Facebook totally blew its own 'we banned the bad guys' PR stunt

Facebook says the ban rollout took longer than planned.

For the past four years, many people have been begging Twitter and Facebook to please for the love of God ban the big hate accounts.

Finally Facebook does something. And what Fail it is.

Earlier today, the internet and cable news networks suddenly boomed with the news that Facebook finally banned a bunch of violent jerks from Facebook and Instagram, including shrieking hatemonger Alex Jones and his den of incitement and boner pill grift, Infowars.

HOWEVER... Facebook PR apparently coordinated their big news release with outlets including The Verge, Washington Post, and The Atlantic BEFORE the ban had completely rolled out.

That bungled launch window allowed Alex Jones, Milo, and the other banned jerks tell all of their Instagram and Facebook fans where to find them.

Facebook basically gave Milo an opportunity to plug his newsletter.

Said Facebook through a spokesperson, "We've always banned individuals or organizations that promote or engage in violence and hate, regardless of ideology. The process for evaluating potential violators is extensive and it is what led us to our decision to remove these accounts today."

A Facebook spokesperson says the takedowns took longer than Facebook planned, which is what caused the whole stunt to fall apart.

Rob Price at Business Insider:

And Laura Loomer, a far-right activist, told her Instagram fans to join her channel on messaging app Telegram.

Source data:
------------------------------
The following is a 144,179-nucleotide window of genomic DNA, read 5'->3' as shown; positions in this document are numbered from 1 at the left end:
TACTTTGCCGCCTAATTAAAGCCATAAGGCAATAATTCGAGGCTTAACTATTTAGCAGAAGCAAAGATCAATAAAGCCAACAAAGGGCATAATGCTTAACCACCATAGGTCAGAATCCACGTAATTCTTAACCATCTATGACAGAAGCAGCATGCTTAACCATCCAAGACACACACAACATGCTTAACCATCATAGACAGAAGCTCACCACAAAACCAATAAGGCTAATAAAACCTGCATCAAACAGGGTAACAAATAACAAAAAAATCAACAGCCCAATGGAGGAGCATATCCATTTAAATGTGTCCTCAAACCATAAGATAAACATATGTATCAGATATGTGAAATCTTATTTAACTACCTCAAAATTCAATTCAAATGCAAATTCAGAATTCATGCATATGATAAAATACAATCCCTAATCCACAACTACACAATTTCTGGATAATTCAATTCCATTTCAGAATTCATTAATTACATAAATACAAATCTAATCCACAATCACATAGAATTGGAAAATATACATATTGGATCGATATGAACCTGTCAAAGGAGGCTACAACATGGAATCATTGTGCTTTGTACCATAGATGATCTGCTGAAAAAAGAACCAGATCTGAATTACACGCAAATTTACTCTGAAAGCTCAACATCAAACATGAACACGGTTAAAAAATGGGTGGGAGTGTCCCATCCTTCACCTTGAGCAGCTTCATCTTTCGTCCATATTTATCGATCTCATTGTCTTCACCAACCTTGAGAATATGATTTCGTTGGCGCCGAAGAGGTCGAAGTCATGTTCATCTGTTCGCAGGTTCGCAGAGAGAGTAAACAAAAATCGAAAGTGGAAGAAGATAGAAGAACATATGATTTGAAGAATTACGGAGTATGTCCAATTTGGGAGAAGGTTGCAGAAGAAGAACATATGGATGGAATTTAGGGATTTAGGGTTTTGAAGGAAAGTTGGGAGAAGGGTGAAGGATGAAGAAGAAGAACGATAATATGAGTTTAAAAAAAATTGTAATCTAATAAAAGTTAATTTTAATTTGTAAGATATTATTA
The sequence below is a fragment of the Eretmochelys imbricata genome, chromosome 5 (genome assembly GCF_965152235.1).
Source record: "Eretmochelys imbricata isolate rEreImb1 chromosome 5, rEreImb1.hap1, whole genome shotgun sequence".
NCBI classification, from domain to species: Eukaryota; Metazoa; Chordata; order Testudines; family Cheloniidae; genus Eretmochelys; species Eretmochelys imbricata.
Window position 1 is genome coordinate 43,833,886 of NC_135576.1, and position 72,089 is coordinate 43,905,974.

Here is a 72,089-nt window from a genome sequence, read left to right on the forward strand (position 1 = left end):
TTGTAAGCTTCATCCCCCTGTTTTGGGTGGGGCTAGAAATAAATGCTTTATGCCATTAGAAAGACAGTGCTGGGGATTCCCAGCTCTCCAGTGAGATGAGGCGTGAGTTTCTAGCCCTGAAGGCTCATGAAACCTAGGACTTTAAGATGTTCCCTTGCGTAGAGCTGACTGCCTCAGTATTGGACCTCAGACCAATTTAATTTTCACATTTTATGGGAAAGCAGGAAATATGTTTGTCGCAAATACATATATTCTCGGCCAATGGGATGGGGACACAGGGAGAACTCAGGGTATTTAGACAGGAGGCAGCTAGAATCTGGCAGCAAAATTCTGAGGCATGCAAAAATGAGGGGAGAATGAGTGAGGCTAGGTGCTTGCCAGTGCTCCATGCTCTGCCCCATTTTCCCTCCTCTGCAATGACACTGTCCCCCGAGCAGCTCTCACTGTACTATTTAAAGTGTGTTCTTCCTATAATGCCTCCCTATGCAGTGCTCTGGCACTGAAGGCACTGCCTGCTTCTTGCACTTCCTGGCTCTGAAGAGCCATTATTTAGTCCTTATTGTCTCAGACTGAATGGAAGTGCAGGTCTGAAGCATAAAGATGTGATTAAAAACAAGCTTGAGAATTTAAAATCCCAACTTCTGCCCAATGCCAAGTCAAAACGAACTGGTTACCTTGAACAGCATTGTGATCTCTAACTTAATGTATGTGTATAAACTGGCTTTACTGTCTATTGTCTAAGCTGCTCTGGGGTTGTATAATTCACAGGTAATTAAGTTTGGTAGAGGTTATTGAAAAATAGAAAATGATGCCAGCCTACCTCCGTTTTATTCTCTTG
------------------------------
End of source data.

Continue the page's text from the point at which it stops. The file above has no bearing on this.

Meanwhile, Alex Jones was broadcasting live through Facebook an hour after the announcement to talk about that announcement.

There's nothing unusual about media outlets agreeing to be pre-briefed on important news under "embargo": Tech companies regularly make use of embargoes to coordinate coverage for product launches and the like. (Business Insider often agrees to embargoes from Facebook about news, though we weren't given a heads up on this story.)

But these pre-briefings typically involve the launch of new products or business initiatives, not enforcement actions.
Thursday's incident raises the question of why, if Facebook believed the targeted figures were promoting "hate and violence," it took the time to organize a public relations opportunity around the bans - rather than taking action immediately.

On previous enforcement actions, Facebook hasn't made advance announcements or briefed journalists - it has just taken action. For example, when it banned far-right group the Proud Boys last year, it didn't say anything about it until Business Insider noticed the bans coming into effect and reached out to its press team for comment.

And in this instance, by timing the embargo for before many of the bans came into effect, Facebook gave the toxic figures it was targeting time to respond and try to mitigate the damage.

Read the full report by Rob Price at Business Insider.